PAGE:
Higher CO2 levels breathe life into body-snatching weeds

Weeds, those pesky invaders that break through sidewalk cracks and blemish perfectly good vegetable beds, are getting a leg up over agriculture crops thanks to increased CO2 emissions, reports ScienceNews. According to recent research, because weeds can adapt more quickly to a changing climate than food crops, they’ve already figured out how to use increased carbon dioxide to their advantage. Food crops, on the other hand, are slow learners by design so that their tastes are not constantly changing, which keeps consumers happy. Though faster growing weeds are a headache in their own right, the more troubling finding of the research is that carbon dioxide makes the weed-like quality in weeds more contagious. As CO2 emissions increase, researchers found that the weedy natural form of rice “increasingly hybridized with the crop plants,” with the result being a diminished value and quality of the cultivated rice. In other words, the crops that breeders have spent decades cultivating into perfect specimens could eventually be transformed into weeds. It seems that when it comes to climate change, you really do reap what you sow.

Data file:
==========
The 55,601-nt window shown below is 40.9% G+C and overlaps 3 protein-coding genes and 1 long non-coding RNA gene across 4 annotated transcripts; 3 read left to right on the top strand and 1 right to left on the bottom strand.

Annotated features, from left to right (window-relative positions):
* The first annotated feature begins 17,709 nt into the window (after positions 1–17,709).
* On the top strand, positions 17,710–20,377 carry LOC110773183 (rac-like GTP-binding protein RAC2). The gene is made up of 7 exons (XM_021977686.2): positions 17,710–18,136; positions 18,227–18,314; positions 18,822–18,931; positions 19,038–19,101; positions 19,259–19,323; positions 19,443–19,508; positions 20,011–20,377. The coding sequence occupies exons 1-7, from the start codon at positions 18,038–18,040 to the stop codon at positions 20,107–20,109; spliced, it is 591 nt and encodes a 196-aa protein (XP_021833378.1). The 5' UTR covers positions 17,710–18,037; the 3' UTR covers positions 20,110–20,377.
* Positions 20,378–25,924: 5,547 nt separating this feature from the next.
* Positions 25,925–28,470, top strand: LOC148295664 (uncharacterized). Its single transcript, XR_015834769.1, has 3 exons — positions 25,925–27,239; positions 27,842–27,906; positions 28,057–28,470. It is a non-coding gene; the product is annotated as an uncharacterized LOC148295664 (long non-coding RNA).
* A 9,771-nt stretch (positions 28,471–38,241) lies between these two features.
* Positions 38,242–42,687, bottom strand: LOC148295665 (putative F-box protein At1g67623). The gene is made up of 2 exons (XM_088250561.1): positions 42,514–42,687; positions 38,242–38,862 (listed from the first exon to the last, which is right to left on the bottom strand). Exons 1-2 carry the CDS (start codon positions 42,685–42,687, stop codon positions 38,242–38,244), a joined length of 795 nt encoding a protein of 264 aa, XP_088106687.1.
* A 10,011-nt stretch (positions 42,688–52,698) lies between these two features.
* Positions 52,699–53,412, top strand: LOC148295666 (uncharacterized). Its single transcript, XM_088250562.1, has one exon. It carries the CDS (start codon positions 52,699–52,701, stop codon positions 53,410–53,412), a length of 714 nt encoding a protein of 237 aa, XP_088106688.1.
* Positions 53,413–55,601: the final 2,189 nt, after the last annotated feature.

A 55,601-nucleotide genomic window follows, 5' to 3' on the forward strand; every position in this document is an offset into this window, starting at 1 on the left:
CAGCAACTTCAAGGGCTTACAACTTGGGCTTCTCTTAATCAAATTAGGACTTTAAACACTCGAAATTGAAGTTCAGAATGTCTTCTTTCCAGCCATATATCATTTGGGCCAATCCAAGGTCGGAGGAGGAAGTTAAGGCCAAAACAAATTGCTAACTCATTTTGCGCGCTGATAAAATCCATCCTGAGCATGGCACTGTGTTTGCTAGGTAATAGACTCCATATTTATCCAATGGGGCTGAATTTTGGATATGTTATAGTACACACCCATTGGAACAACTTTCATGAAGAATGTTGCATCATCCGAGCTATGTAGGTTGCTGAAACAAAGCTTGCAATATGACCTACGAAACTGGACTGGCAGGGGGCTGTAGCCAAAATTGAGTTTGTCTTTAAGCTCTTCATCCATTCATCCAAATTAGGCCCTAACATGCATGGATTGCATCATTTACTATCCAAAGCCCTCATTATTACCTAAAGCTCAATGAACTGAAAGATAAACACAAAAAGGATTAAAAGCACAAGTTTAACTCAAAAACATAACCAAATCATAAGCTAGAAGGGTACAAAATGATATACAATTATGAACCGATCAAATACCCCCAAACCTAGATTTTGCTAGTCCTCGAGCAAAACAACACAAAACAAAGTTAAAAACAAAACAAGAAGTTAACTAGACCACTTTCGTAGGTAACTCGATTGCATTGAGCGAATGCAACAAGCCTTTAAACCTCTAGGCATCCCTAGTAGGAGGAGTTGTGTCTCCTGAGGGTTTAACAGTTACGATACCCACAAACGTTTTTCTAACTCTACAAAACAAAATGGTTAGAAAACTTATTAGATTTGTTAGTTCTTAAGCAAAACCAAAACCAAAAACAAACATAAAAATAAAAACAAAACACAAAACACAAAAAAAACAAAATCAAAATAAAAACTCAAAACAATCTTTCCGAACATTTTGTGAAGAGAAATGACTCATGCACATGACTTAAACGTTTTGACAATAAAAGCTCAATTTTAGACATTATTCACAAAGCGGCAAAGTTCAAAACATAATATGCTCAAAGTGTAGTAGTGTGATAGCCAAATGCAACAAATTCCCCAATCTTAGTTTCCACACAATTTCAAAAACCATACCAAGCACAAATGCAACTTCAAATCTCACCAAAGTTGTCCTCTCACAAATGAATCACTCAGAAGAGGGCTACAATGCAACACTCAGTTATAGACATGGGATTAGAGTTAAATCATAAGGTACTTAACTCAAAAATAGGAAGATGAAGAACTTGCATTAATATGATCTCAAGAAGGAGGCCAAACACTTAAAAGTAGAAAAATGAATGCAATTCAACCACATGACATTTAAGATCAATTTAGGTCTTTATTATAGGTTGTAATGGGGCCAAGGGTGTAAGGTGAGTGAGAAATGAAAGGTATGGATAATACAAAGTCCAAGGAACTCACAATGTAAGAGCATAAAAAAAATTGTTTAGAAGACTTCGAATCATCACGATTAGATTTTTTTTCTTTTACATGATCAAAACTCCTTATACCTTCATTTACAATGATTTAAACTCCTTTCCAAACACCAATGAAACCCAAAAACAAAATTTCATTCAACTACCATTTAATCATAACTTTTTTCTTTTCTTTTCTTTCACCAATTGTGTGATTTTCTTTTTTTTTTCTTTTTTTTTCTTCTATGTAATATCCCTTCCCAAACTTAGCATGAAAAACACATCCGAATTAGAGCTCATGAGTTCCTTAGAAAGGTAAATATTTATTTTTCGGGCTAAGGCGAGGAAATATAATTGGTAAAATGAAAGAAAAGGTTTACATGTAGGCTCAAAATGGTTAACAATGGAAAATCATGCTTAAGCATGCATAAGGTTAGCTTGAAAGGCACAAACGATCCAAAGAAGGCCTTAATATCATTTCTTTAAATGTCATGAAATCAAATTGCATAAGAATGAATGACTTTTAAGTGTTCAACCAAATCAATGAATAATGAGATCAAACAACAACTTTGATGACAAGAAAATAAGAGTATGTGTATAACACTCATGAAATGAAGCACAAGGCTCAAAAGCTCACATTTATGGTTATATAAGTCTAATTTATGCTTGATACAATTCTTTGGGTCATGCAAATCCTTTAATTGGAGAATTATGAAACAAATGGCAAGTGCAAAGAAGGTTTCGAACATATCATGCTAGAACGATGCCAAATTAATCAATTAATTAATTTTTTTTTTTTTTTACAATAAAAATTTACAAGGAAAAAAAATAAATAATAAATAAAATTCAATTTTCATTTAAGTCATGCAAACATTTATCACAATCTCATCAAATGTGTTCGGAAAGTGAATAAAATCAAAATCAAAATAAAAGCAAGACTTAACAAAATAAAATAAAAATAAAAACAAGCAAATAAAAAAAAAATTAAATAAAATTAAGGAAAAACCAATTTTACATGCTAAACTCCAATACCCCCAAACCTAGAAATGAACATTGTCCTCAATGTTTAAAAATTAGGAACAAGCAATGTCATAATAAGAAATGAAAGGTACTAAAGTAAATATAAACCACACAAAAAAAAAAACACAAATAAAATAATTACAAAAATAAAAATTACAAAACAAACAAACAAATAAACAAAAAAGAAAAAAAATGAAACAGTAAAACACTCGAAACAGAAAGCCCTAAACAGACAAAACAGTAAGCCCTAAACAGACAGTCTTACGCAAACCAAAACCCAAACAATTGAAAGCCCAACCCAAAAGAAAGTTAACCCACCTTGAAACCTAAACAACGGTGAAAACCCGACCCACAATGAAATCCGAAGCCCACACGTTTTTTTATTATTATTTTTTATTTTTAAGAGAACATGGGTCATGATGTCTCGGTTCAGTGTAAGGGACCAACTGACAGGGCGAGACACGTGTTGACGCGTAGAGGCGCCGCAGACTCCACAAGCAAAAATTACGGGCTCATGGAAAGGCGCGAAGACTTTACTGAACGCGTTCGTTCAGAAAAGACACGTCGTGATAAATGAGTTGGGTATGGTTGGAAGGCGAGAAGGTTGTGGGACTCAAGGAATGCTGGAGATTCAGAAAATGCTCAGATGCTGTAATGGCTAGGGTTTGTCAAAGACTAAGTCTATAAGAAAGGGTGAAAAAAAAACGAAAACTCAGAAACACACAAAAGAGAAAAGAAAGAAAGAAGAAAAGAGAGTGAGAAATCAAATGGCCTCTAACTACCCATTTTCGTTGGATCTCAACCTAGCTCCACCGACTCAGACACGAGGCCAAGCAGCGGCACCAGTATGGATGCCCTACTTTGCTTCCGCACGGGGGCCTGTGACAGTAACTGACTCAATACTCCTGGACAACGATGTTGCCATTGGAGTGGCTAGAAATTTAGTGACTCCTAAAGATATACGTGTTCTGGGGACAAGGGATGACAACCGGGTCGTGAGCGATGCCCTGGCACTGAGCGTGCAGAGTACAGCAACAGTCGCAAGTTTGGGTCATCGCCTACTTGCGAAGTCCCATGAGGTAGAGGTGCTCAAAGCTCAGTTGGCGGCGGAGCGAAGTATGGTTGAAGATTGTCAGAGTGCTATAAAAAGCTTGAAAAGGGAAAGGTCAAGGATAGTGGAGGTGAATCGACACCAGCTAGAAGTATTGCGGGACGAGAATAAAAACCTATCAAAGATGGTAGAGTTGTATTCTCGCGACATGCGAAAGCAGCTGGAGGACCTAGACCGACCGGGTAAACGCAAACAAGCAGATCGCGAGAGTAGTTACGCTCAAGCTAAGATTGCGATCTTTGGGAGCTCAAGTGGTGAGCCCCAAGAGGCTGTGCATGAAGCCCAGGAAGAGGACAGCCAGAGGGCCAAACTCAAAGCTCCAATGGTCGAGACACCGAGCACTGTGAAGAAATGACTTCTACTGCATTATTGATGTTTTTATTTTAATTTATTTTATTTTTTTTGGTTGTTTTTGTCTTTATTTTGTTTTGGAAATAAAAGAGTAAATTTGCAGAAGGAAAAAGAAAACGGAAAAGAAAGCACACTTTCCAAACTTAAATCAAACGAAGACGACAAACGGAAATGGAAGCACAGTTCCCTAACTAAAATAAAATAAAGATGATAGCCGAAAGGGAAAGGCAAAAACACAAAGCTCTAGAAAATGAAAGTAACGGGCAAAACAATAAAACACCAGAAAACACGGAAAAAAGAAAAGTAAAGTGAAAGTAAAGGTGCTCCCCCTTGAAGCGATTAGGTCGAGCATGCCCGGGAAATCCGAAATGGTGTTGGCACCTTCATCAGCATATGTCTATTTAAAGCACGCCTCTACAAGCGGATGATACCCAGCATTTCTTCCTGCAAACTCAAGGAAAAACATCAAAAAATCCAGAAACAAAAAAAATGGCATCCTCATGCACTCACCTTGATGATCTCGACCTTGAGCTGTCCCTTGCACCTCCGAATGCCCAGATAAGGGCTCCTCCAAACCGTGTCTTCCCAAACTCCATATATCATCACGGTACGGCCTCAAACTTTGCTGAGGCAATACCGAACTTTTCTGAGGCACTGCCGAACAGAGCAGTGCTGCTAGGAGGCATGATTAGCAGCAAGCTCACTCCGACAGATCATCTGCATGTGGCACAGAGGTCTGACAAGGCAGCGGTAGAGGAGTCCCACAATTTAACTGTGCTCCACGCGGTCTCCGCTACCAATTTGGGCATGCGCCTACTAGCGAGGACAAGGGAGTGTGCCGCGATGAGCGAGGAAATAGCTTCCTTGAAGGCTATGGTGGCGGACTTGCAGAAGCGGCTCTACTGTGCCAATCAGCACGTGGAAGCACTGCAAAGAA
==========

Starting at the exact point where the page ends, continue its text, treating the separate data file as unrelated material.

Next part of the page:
View Jessica Knoblauch's blog posts
15 June 2012, 3:41 AM
Plus: Testy turtles, gas pump fallacies and Alberta oil spills
Seaside in Victoria, Australia (Shutterstock)

Australia announces world’s largest marine reserve
Just in time for this week’s Rio+20 Earth Summit, Australia has announced its plans to create the world’s largest marine reserve, reports the BBC. The protected zone will cover more than a third of Australia’s waters (about 3 million square kilometers) and will include restrictions on fishing as well as oil and gas exploration. The announcement comes on the heels of another big environmental win, courtesy of the Australian government, which last week announced that it is putting a stop to a billion-dollar coal project that could negatively impact the Great Barrier Reef. Though this latest move to create a marine reserve didn’t quite go as far as some environmentalists groups would have liked, it’s a great first step in building resilient oceans, which are already being battered by overfishing, pollution, habitat loss, and now ocean acidification. Find out more about Earthjustice’s work to push for building resilient ocean ecosystems.

Turtle couple that’s been dating for decades calls it quits